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Hong Kong security law: Life sentences for breaking law

People in Hong Kong could face life in jail for breaking a controversial and sweeping new security law imposed by China.

The legislation came into force on Tuesday but the full text was only revealed hours afterwards.

It was brought in by Beijing following increasing unrest and a widening pro-democracy movement.

Critics say the new law effectively curtails protest and undermines Hong Kong's freedoms.

Hong Kong's leader, Carrie Lam, defended the law, saying it filled a "gaping hole" in national security.

Details have been closely guarded and the Beijing-backed politician admitted she had not seen the draft before commenting.

The UK, EU and Nato have all expressed concern and anger, while pro-democracy groups have started to disband amid fears of immediate reprisals.

What do we know about the law?

Full details of the new law only emerged after it had come into effect at about 23:00 local time on Tuesday (16:00 BST).

It applies to both permanent and non-permanent residents. Among the details:

  • Crimes of secession, subversion, terrorism and collusion with foreign forces are punishable by a minimum sentence of three years, with the maximum being life
  • Inciting hatred of China's central government and Hong Kong's regional government are now offences under Article 29
  • Damaging public transport facilities can be considered terrorism – protesters often targeted city infrastructure during the long-running demonstrations
  • Those found guilty will not be allowed to stand for public office
  • Beijing will establish a new security office in Hong Kong, with its own law enforcement personnel – neither of which would come under the local authority's jurisdiction
  • Hong Kong's chief executive can appoint judges in national security cases, and the justice secretary can decide whether or not there is a jury
  • Decisions made by the national security commission, set up by local authorities, cannot be challenged legally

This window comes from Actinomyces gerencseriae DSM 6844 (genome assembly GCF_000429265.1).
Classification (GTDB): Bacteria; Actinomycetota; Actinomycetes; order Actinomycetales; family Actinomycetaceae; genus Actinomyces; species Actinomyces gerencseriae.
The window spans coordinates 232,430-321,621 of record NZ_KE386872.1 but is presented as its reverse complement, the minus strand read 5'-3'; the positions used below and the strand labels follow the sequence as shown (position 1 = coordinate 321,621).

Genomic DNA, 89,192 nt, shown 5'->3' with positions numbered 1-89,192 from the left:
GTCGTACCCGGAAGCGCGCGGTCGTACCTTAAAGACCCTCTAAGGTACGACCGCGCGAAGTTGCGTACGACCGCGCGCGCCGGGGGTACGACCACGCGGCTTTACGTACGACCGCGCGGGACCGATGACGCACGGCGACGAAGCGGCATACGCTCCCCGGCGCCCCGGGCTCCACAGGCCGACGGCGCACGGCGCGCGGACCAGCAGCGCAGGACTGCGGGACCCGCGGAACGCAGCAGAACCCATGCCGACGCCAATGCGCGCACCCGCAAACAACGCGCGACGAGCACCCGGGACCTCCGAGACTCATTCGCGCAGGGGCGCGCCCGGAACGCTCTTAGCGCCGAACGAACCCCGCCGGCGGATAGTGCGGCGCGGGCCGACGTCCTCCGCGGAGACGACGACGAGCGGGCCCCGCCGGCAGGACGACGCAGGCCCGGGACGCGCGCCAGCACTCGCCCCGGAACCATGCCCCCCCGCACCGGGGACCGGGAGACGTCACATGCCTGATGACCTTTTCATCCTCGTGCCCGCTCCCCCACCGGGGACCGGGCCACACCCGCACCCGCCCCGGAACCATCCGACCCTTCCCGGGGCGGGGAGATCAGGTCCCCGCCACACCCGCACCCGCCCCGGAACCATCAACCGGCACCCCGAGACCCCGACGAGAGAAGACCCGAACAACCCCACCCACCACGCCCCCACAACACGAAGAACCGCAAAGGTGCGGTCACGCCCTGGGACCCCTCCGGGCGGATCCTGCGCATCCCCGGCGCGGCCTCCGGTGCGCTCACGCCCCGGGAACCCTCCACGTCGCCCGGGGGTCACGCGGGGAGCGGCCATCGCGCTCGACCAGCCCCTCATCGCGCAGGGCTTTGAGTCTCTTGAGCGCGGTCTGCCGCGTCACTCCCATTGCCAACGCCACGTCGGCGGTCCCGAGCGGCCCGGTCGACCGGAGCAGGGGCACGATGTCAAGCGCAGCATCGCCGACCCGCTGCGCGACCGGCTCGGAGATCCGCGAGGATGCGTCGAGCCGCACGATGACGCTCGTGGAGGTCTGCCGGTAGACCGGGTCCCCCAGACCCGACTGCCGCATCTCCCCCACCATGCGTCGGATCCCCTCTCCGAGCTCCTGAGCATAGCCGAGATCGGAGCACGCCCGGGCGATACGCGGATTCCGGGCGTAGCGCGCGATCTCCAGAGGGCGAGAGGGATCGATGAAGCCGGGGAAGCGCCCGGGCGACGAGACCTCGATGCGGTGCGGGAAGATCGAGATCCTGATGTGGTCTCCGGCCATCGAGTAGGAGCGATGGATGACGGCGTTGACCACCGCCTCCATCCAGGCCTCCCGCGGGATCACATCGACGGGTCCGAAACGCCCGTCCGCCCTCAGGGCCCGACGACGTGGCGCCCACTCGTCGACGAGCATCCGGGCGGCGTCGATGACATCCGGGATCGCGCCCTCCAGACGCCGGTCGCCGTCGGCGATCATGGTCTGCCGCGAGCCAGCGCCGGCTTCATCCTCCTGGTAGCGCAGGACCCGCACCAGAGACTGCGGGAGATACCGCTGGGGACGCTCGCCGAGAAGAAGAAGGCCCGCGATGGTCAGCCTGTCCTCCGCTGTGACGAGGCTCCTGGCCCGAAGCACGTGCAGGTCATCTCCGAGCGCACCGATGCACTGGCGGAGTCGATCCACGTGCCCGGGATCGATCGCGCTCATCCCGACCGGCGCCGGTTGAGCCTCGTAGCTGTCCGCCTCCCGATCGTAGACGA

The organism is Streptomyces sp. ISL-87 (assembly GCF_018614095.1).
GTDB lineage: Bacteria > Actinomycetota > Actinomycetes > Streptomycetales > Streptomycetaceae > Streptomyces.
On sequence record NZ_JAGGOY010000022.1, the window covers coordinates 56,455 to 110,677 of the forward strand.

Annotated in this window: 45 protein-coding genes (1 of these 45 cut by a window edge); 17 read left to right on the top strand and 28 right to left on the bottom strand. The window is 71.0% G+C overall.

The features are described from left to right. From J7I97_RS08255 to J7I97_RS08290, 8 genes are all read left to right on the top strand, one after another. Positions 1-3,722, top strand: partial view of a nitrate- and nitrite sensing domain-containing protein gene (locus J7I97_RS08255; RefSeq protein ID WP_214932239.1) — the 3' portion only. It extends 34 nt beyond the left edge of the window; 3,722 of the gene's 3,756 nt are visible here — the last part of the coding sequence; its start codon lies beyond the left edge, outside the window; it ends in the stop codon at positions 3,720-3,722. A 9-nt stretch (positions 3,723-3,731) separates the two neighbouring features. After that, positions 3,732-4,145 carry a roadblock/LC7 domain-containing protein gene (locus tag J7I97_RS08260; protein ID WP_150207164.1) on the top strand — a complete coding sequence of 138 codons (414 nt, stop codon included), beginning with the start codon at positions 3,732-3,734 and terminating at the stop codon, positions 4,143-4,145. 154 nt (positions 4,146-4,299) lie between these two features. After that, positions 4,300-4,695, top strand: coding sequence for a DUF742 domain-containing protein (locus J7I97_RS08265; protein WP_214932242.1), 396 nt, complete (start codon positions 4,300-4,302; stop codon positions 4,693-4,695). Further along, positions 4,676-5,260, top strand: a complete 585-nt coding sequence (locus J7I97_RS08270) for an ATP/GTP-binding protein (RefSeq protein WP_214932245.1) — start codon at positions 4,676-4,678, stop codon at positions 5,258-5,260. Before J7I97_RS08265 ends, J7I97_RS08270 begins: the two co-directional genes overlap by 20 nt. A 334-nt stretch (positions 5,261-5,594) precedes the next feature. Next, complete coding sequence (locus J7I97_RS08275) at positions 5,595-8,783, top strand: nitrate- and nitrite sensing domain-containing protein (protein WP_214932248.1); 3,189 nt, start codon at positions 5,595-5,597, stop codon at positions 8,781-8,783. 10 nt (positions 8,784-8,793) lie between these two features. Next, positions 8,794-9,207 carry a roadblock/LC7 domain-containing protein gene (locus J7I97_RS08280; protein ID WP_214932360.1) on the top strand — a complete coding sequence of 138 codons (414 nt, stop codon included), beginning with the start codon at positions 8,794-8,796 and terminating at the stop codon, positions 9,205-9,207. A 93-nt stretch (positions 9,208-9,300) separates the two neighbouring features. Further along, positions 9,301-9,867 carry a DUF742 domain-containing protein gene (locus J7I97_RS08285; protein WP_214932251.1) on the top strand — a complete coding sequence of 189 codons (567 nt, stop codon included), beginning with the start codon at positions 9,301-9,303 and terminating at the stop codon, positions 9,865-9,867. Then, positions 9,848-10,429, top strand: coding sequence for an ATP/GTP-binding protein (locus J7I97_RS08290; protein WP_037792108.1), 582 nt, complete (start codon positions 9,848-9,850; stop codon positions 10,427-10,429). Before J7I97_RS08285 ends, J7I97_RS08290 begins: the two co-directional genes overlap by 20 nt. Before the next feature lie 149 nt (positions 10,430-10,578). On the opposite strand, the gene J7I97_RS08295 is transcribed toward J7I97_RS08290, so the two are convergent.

• China also says it will take over prosecution in cases which are considered "very serious", while some trials will be heard behind closed doors.
  • Management of foreign non-governmental organisations and news agencies will be strengthened

The law will not apply to acts which happened before it came into force.

Under the national security law, many of the acts of protest that have rocked Hong Kong over the past year could now be classed as subversion or secession… and punished with up to life in prison.

The city's pro-Beijing leader, Carrie Lam, said the law was long overdue.

Fearing repercussions, political activists are resigning their posts and one pro-democracy protester, who asked to remain anonymous, told me that ordinary people are now deleting posts on social media.

Many people are just stopping talking about politics, and stopping talking about freedom and democracy because they want to save their own lives. They want to save their freedom and avoid being arrested.

One contact of mine, a lawyer and human rights activist, sent me a message shortly after the law was passed. Please delete everything on this chat, he wrote.

What has the reaction been?

The reaction began the moment the law – which was first announced six weeks ago – was signed by China's President Xi Jinping.

Pro-democracy activists in Hong Kong began to quit immediately, fearful of the new law, and the punishment it allows.

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